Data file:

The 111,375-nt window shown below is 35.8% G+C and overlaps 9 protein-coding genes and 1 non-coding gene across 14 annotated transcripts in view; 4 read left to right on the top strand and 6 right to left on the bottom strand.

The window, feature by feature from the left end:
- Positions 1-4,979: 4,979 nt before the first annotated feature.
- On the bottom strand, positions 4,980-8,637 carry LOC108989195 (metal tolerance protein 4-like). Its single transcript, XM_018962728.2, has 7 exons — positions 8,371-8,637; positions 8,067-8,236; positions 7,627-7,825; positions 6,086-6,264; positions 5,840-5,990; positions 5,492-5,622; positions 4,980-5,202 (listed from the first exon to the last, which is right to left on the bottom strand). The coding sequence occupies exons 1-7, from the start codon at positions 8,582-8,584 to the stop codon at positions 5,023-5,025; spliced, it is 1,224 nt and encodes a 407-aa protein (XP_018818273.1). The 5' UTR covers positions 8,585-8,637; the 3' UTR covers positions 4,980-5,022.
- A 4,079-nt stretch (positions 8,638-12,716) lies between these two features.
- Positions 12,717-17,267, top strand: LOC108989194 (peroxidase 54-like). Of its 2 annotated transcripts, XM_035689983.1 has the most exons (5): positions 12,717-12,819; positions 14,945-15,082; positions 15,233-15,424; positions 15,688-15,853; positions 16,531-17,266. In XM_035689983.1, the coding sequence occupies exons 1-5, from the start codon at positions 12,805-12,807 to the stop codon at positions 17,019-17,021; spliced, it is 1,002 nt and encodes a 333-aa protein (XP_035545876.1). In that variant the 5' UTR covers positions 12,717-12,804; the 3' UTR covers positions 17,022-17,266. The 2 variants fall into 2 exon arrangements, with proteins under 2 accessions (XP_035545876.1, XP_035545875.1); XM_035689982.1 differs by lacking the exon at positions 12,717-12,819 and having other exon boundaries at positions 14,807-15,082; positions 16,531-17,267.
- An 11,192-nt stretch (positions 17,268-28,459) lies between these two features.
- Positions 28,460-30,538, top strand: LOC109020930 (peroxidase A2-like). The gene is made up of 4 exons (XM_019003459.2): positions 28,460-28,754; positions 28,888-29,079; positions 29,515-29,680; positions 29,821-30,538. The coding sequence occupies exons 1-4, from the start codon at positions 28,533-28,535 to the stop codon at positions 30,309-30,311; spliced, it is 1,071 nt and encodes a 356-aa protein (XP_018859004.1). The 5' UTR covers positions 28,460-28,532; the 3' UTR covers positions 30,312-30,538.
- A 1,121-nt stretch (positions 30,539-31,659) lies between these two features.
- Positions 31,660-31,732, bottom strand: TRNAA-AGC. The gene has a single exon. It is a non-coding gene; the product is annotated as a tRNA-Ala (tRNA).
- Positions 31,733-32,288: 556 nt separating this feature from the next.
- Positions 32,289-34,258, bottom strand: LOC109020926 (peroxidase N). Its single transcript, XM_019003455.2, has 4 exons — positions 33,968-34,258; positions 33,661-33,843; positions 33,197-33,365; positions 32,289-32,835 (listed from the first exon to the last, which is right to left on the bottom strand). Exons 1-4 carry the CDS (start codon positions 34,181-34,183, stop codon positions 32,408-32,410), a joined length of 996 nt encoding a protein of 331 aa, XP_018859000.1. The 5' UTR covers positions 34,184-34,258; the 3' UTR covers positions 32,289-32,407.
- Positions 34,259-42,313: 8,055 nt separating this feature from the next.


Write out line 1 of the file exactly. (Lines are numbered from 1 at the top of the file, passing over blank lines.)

The 111,375-nt window shown below is 35.8% G+C and overlaps 9 protein-coding genes and 1 non-coding gene across 14 annotated transcripts in view; 4 read left to right on the top strand and 6 right to left on the bottom strand.